Every march in Japan, the Hina Doll festival takes place to celebrate the health and happiness of little girls. On this merry occasion, ornamental dolls representing the Emperor, Empress and attendants are put on display across the whole country.
However, the harbour town of Ushimado decides to follow a similar yet slightly different tradition in early September called ‘Hassaku’. ‘Hassaku’ is an abbreviation for the 1st of August according to Japanese Old Lunar calendar which corresponds to early September in the current calendar.
Around that time, the people of Ushimado take their hina dolls out once more and display them around the town to pray for children’s well-being as well as to air them out to prevent any damage from mold and insects. All along the main road, flanked by old traditional houses, dolls are scattered around on roof tiles, windowsills, doors and even in ‘genkan’ (vestibules in Japanese homes). Just look out for those red flags with numbers on them!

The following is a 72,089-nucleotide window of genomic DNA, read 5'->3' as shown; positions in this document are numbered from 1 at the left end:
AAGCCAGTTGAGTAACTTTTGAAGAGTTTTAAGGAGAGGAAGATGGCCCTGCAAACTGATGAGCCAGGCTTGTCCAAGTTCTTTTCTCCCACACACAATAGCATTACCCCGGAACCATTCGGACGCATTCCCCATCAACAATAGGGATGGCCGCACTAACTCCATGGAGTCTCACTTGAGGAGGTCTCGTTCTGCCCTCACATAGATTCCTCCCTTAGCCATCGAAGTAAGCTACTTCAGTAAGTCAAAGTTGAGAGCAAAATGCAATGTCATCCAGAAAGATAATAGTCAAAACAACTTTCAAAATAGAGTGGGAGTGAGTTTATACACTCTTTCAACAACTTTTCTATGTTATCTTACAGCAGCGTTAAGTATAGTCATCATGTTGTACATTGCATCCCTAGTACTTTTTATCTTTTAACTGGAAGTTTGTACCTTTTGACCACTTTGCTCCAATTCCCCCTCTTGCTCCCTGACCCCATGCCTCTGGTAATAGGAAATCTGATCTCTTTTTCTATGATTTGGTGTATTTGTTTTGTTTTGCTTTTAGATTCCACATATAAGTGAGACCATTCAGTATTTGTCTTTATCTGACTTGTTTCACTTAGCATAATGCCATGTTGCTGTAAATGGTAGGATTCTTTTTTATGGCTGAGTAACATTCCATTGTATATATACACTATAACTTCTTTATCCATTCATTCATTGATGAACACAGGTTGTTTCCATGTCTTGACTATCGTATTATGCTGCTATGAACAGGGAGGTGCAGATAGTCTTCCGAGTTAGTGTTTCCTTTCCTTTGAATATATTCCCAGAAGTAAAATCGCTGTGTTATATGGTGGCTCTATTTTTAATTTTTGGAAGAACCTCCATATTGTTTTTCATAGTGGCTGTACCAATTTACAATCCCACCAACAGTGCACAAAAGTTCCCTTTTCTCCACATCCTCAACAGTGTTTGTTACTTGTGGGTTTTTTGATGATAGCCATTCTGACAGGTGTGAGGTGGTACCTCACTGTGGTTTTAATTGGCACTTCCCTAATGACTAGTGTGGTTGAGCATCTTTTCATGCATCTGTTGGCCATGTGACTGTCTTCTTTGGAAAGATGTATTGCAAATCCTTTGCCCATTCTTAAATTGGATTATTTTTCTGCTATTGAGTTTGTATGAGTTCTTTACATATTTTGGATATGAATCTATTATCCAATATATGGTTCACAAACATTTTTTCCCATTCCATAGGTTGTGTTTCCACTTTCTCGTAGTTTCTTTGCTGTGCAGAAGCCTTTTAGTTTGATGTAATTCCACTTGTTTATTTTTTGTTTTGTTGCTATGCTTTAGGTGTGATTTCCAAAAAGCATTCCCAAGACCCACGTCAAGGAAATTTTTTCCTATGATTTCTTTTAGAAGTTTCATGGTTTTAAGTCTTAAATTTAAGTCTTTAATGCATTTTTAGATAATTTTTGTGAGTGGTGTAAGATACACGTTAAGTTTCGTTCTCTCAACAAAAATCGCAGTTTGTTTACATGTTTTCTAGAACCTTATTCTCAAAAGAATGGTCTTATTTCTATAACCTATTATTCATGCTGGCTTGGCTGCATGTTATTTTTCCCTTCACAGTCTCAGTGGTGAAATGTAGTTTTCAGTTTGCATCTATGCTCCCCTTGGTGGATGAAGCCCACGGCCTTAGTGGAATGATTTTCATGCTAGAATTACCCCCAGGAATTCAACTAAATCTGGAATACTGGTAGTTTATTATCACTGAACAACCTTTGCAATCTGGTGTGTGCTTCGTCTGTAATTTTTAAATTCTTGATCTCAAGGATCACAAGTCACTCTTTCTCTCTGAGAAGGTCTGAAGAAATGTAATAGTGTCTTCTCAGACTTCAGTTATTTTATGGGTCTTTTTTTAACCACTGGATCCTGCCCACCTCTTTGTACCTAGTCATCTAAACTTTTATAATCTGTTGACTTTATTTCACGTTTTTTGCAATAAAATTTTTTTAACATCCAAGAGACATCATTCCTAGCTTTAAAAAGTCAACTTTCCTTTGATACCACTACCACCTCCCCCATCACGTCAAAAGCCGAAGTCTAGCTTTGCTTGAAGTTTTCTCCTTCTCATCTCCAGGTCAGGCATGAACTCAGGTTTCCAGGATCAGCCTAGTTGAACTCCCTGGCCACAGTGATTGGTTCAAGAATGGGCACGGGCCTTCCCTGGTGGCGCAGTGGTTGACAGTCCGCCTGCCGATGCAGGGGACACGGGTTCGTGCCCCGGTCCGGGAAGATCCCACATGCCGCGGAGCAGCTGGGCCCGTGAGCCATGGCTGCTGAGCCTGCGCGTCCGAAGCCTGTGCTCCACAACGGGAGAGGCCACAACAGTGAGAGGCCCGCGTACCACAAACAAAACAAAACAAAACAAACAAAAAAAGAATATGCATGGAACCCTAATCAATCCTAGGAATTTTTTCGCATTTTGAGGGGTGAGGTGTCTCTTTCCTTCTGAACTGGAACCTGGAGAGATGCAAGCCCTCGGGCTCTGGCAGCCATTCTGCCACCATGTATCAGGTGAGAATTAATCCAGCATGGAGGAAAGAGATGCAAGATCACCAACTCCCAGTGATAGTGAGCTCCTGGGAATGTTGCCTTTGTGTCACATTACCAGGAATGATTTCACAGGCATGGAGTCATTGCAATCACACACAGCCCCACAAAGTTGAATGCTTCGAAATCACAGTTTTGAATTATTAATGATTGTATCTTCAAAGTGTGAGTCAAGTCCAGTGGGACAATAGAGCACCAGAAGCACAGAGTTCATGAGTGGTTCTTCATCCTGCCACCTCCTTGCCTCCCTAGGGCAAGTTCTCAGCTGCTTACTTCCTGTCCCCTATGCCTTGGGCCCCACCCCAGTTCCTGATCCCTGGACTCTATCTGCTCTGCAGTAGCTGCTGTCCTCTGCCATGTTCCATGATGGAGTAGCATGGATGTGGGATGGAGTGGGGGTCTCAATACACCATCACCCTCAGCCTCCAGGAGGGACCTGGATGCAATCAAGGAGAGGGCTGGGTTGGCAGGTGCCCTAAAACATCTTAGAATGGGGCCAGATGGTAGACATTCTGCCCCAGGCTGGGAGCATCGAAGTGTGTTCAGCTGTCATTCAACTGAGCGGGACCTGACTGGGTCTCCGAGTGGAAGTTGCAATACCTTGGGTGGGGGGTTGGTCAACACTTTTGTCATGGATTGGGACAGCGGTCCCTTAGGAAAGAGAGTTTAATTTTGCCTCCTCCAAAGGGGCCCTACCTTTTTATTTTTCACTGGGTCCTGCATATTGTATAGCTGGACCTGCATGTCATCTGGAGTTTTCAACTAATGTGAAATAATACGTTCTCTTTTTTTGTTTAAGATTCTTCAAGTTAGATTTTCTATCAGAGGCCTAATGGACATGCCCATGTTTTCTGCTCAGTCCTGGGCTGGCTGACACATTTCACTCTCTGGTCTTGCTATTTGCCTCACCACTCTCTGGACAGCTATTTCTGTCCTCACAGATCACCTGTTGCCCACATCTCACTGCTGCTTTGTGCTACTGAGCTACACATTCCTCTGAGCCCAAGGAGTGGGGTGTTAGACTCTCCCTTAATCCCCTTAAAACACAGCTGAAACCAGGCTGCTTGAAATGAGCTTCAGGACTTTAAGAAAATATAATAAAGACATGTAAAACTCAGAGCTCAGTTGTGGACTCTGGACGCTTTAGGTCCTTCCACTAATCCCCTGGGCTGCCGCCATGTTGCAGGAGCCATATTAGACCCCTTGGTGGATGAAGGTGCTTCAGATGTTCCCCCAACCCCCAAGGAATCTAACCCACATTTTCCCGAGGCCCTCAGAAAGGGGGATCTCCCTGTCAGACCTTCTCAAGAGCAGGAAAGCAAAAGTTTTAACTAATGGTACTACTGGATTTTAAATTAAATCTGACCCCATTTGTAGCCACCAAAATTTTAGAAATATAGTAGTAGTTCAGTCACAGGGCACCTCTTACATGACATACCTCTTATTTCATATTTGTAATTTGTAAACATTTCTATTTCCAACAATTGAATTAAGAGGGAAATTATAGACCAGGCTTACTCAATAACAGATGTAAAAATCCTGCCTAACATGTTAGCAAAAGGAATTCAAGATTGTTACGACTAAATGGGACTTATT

Many locals will open their homes to visitors to show off their gorgeous displays and have a fun chat! This local and ancient festival is a great way to get to know locals and to truly see what Ushimado and its inhabitants are all about! You can also try your hand at making some colourful shishikoma, colourful and edible sea creatures made of rice dough usually given as an offering to the gods.